Studies of the improvement of solarization by integrating it with other methods or by its application in closed glasshouses, or studies concerning commercial application by developing mulching machines were also carried out. The use of solarization in existing orchards (e.g. controlling Verticillium in pistachio, olive or avocado plantations) which was reported as early as 1979, is an important improvement and deviation from the standard preplant method. Soil solarization can be improved by a variety of means: solarizing the soil in a closed greenhouse, using a double layers mulching, using special types of improved plastic films, etc. Sprayable plastic material was also developed. In addition to soil disinfestation, solarization is being developed for additional purposes. These include solar sanitation of the greenhouse structure, sanitation of agricultural tools, disinfesting water, controlling animal and human pathogens, solarizing piles of growth substrate material, nurseries etc.

Soil solarization, as a control method, has advantages and impediments. It is a nonchemical method without endangering the user or the environment, simple for application and less expensive than many fumigation methods. Its major limitation is its climate dependency and that the soil cannot be occupied with crops for several weeks. Although no major negative side effects by this method were reported, such a possibility should not be excluded. Therefore, solarized fields should be continuously monitored, as it should with all the disinfested fields.

It should be emphasized that soil solarization is not a magic tool which cures every illness but rather one more tool for pest management which under the appropriate conditions and application can become an important additional tool to our rather limited arsenal of management tools for soil-borne pests.

For further information please see the following websites:

http://ucanr.org/sites/Solarization/

Jaacov Katan, Ph.D.
Department of Plant Pathology and Microbiology
The Buck Family Professor Emeritus of Plant Pathology
The Hebrew University
Faculty of Agriculture, Food and Environment
Rehovot 76100, Israel
email: yaacov.katan@mail.huji.ac.il

Abraham Gamliel, Ph. D.
Head, Lab. for Pest Management Research
Inst. Agricultural Engineering
ARO, The Volcani Center, Bet Dagan, 50250 Israel
email: agamliel@agri.gov.il


Selected references.

Chen Y., Gamliel, A., Stapleton, J. J. & Aviad T. 1991. Chemical, physical and microbial changes realted to plant growth in disinfested soils. Pages103-129 in: Soil Solarization. J. Katan & J. E. DeVay,Eds. CRC Press, Boca Raton, FL.

DeVay, J. E., Stapleton, J.J. & & Elmore, C. L. 1991. Soil Solarizaiton, Proceeding, First International Conference on Soil Solarizaton, Amman, Jordan. FAO Plant Production and Protection Paper 109. FAO Rome.

Elmore, C. L., Stapleton, J.J., Bell, C. E., DeVay, J. E., and Hart, W. H. 1984. Soil solarization: A non chemical method for controlling disease and pests. Cooperative Extension, Division of Agriclture and Natural Resources: Leaflet 21377, University of California, Oakland, 14 pages.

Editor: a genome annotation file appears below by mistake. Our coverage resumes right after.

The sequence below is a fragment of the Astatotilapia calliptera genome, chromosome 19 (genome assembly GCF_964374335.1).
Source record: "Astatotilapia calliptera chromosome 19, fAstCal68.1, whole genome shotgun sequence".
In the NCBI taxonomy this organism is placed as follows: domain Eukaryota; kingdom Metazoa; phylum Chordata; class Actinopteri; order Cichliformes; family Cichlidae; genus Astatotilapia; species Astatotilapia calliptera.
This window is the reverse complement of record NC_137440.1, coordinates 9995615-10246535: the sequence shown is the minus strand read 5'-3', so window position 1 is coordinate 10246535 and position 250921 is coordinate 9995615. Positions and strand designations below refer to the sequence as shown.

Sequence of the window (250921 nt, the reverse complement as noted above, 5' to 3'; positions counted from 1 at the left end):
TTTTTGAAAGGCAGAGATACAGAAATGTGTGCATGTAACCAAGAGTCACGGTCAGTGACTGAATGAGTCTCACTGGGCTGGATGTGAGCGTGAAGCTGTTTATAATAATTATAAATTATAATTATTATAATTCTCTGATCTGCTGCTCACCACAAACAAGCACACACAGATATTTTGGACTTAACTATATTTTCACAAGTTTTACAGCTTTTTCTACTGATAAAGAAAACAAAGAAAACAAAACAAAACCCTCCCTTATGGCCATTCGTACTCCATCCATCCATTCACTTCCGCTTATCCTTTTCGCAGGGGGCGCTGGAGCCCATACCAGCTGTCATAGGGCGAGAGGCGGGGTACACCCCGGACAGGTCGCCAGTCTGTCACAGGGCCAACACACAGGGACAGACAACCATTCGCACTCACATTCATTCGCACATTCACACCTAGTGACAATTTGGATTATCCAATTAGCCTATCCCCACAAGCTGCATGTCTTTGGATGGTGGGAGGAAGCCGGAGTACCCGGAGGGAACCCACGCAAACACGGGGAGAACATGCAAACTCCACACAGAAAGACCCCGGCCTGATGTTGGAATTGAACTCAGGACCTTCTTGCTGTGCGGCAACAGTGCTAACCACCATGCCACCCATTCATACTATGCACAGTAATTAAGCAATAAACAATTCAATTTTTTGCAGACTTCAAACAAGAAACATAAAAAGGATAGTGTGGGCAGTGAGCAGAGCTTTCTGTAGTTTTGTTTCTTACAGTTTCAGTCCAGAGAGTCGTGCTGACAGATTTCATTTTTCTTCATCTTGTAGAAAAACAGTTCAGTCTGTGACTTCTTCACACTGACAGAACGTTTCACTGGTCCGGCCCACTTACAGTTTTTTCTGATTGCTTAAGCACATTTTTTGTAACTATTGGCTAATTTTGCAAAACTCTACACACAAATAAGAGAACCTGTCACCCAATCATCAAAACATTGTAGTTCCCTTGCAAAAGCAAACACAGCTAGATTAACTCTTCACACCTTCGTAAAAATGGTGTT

Eshel D., Gamliel, A., Grinstein, A., Di Primo, P., and Katan, J. 2000. Combineed soil treatments and sequence of application in improving the control of soilborne pathogens. Phytopathology 90:751:757

Gamliel, A., and Katan. 1991. Involvement of fluorescent pesudomonads and other microorganisms in increased growth response of plants in solarized soils. Phytopathology 81:494-502.

Gamliel, A., and Katan. 2009. Control of plant disease through soil solarization. Pages 196-220 in Disease control in Plants: Biologically and Environmetally friendly approaches. D. Walter, Ed. Wiley-Blackwell, Oxford.

Gamliel A., and Katan. J. 2012. Soil Solarization: Theory and Practice. APS Press St. Paul MN.

Gamliel, A., and Stapleton. J. J. 1993. Effect of chicken compost or ammonium phosphate and solarizalion on pathogen control, Rhizosphcrc microorganisms, and lettuce growth. Plant Dis. 77:886-891.

Gamliel, A., Vanachter, A., and Katan, J. 2010. (eds.) Chemical and Non-Chemical Soil and Substrate Disinfestation Acta Hort 883. ISHS, Leuven Belgium (429 pages).

Grinstein, A. 1992. Introduction of a new agricultural technology - soil solarization - in Israel. Phytoparasitica 20.Suppl.:127S-131S.

Grinstein, A. & A. Hetzroni. 1991. The technology of soil solarization. Pages 159-170 in J. Katan & J. E. DeVay (eds.) Soil Solarization. CRC Publications, Boca Raton.

Gullino, M.L., Katan, J., and Matta, A. 2000. (eds.) Chemical and Non-Chemical Soil and Substrate Disinfestation Acta Hort 532. ISHS, Leuven Belgium (256 pages).

Katan, J. 1981. Solar heating (solarization) of soil for control of soilborne pests. Annu. Rev. Phytopathol. 19:211-236

Katan, J & J. E. DeVay. 1991. (eds.) Soil Solarization. CRC Publications, Boca Raton: 159-170.

Katan, J., A. Greenberger, H. Alon & A. Grinstein. 1976. Solar heating by polyethylene mulching for the control of diseases caused by soil-born pathogens. Phytopathology 66:683-688.

Katan, J., A. Grinstein, A. Greenberger, O. Yarden & J. E. DeVay. 1987. First decade (1976-1986) of soil solarization (solar heating)-A chronological bibliography. Phytoparasitica 15:229-255.

Grunzweig, J. M. Rbinowitch, H. D., and Katan J. 1993. Physiological and developmental aspects of increased plant growth in solarized soils. Ann. Appl. Biol. 122:579-591

Stapleton, J.J. and DeVay, J.E. 1986. Soil solarization: a nonchemical approach for the management of plant pathogens. Crop Prot. 5:190-198.

Stapleton, J.J., DeVay, J.E., and Elmore, C.L. 1998. (eds.) Soil Solarization and Integrated Management of Soilborne Pests. Plant Production and Protection Paper 147, FAO, Rome. 656 pp.

Tjamos, E. C. Grinstein, A., and Gamliel A. 1999. Disinfestation of soil and growth media. Pages 130-149 in: Integrated pest management in Greenhouse Crops. R. Albajes, M L. Gullino, J. C. Van Lantern and Y. Elad. Eds. Kluwer Academic Publishers, Dordrecht, the Netherlands

Tjamos, E. C., and Paplomatas, E. J. 1988. Long-term effect of soil solarization in controlling Verticillium wilt of globe artichokes in Greece. Plant Pathol. 37:507-515.